India

India allows Pakistan investment

  • 2 August 2012
  • From the section India
Men load sacks of dates onto a truck at a dry port before transporting them to India at Wagah border, on the outskirts of Lahore November 3, 2011.
Pakistan's decision on most favoured nation status will liberalise trade over the border

India has announced that it will allow investment from Pakistan in what is seen as a boost for bilateral economic ties.

The commerce ministry said a citizen or a company of Pakistan is permitted to make investments in India.

However, no such investments can be made in defence, space or atomic energy, the ministry said.

India and Pakistan resumed formal peace talks last year after they were broken off following the 2008 Mumbai attacks.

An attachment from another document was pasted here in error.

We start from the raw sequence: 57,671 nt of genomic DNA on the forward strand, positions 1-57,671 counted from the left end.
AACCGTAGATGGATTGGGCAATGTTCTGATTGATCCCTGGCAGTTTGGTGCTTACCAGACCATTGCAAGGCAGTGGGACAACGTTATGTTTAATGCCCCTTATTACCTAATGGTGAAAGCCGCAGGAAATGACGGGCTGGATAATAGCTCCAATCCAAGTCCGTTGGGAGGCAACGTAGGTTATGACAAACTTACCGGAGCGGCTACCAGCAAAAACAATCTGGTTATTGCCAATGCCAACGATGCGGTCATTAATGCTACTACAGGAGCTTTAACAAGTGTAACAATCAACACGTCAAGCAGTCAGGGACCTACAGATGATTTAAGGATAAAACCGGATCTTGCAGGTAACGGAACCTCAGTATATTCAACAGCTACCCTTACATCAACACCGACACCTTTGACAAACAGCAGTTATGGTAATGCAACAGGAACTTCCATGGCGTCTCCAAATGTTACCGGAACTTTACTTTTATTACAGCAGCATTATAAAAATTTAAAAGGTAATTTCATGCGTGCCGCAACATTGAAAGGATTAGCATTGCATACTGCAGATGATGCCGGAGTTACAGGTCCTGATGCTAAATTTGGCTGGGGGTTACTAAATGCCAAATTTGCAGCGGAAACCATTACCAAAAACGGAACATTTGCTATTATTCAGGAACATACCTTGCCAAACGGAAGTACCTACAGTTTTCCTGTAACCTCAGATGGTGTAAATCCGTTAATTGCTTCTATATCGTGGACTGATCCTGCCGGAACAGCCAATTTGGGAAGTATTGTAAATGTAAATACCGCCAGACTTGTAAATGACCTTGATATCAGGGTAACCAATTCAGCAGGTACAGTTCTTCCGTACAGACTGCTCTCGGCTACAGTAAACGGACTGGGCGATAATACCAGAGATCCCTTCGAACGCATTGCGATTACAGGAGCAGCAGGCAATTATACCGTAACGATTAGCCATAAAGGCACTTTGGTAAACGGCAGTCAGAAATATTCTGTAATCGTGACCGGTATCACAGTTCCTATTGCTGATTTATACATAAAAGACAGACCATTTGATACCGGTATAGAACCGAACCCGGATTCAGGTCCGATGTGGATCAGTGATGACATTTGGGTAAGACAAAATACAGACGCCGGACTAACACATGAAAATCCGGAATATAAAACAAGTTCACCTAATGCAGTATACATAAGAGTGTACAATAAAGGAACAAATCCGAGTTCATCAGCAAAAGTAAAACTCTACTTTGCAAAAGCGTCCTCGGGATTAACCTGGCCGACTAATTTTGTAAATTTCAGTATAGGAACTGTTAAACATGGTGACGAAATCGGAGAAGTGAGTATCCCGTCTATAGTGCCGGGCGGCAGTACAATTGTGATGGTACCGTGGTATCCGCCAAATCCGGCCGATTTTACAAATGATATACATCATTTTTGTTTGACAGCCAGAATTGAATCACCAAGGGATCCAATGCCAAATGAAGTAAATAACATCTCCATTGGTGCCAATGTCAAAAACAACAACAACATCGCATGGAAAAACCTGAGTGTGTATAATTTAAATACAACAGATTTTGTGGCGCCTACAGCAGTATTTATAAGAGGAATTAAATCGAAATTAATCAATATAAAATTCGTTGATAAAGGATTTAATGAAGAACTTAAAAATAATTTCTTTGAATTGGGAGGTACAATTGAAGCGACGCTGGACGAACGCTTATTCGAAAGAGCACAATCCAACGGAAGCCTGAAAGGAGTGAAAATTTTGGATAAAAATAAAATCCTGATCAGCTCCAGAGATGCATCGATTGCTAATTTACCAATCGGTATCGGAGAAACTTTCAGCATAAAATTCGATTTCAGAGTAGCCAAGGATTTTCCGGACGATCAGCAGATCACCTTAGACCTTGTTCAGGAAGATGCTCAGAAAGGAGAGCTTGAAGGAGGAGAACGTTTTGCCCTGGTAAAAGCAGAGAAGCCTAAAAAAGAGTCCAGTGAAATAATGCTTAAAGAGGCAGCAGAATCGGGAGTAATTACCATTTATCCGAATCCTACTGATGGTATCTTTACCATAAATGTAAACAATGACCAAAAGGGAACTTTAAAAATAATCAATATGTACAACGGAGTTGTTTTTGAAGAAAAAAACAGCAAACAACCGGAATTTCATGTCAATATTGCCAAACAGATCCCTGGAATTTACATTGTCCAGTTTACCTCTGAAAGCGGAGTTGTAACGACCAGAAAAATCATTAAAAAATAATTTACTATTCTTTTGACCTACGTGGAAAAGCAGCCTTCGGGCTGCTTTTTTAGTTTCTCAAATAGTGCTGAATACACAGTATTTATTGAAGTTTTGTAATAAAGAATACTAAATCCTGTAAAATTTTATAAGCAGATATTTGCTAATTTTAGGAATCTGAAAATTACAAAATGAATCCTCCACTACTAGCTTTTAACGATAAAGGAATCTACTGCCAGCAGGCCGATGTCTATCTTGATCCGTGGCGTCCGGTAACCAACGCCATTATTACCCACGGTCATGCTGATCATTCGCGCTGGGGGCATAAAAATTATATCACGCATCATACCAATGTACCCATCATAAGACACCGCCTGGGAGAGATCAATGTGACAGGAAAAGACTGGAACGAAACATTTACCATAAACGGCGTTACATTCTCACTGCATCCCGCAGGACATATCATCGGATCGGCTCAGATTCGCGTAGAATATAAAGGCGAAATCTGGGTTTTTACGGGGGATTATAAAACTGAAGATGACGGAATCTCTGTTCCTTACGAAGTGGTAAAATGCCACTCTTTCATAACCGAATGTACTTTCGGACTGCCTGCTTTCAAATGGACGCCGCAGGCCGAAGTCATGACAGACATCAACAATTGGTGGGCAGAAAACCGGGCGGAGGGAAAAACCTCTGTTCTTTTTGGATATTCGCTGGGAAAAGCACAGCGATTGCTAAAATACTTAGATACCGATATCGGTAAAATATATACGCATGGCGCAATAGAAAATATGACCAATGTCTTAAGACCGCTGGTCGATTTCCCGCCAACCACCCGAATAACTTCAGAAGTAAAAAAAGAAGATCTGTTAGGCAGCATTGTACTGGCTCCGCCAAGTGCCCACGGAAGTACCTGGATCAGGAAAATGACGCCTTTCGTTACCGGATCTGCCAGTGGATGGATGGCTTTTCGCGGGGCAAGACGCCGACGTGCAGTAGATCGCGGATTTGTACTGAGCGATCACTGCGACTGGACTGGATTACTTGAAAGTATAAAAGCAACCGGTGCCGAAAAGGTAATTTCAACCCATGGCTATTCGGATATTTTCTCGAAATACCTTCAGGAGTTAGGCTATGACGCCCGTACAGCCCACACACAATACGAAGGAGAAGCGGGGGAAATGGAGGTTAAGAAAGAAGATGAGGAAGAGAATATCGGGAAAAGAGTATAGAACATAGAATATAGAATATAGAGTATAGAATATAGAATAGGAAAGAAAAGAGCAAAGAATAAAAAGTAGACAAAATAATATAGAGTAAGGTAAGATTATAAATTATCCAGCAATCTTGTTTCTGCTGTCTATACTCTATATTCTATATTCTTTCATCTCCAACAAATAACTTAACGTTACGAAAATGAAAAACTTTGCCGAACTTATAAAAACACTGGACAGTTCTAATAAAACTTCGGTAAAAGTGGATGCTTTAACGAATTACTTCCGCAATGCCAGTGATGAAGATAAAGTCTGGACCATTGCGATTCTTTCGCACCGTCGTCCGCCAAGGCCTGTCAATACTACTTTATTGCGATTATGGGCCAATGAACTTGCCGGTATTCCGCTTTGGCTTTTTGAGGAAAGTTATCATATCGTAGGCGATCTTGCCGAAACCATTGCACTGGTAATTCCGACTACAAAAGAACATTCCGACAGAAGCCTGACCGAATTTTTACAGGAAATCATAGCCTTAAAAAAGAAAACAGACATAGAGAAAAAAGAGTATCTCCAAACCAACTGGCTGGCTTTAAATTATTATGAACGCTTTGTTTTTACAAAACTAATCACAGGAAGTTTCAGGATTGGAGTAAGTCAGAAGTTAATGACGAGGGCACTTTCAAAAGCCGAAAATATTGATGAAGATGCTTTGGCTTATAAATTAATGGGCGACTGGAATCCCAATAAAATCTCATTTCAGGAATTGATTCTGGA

India blamed the attacks on Pakistan-based militants.

A commerce ministry release on Wednesday said all foreign direct investment proposals from Pakistan would need the clearance of the country's Foreign Investment Promotion Board (FIPB).

"It is a great decision... Now Pakistan should also implement the most favoured nation (MFN) trading status to India," Rajiv Kumar of the Federation of Indian Chambers of Commerce and Industry (FICCI) was quoted as saying by the state-run Doordarshan news channel.

Earlier this year, Pakistan indicated that it would offer India MFN trading status, which India has already extended to Pakistan.

The move is part of a pledge made last year to liberalise trade with India. Formal trade between the countries is worth $2.7bn a year, while informal trade, by way of smuggling, is believed to be three times that, experts say.

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